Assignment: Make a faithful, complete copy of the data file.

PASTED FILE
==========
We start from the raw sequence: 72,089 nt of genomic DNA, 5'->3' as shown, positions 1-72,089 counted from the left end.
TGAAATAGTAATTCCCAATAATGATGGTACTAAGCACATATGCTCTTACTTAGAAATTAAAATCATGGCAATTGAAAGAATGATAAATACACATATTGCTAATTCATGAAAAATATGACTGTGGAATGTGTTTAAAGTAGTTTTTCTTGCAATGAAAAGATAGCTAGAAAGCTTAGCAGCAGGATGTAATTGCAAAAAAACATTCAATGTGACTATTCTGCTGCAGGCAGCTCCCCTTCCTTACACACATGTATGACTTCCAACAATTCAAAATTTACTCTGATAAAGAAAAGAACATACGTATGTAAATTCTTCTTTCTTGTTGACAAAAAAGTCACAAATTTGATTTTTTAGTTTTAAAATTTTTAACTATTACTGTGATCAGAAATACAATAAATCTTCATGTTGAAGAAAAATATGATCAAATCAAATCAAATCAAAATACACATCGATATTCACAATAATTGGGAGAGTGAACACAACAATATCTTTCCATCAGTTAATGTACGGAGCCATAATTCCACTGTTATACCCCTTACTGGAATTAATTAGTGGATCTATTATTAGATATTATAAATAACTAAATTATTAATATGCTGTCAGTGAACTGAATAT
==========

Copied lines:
We start from the raw sequence: 72,089 nt of genomic DNA, 5'->3' as shown, positions 1-72,089 counted from the left end.
TGAAATAGTAATTCCCAATAATGATGGTACTAAGCACATATGCTCTTACTTAGAAATTAAAATCATGGCAATTGAAAGAATGATAAATACACATATTGCTAATTCATGAAAAATATGACTGTGGAATGTGTTTAAAGTAGTTTTTCTTGCAATGAAAAGATAGCTAGAAAGCTTAGCAGCAGGATGTAATTGCAAAAAAACATTCAATGTGACTATTCTGCTGCAGGCAGCTCCCCTTCCTTACACACATGTATGACTTCCAACAATTCAAAATTTACTCTGATAAAGAAAAGAACATACGTATGTAAATTCTTCTTTCTTGTTGACAAAAAAGTCACAAATTTGATTTTTTAGTTTTAAAATTTTTAACTATTACTGTGATCAGAAATACAATAAATCTTCATGTTGAAGAAAAATATGATCAAATCAAATCAAATCAAAATACACATCGATATTCACAATAATTGGGAGAGTGAACACAACAATATCTTTCCATCAGTTAATGTACGGAGCCATAATTCCACTGTTATACCCCTTACTGGAATTAATTAGTGGATCTATTATTAGATATTATAAATAACTAAATTATTAATATGCTGTCAGTGAACTGAATAT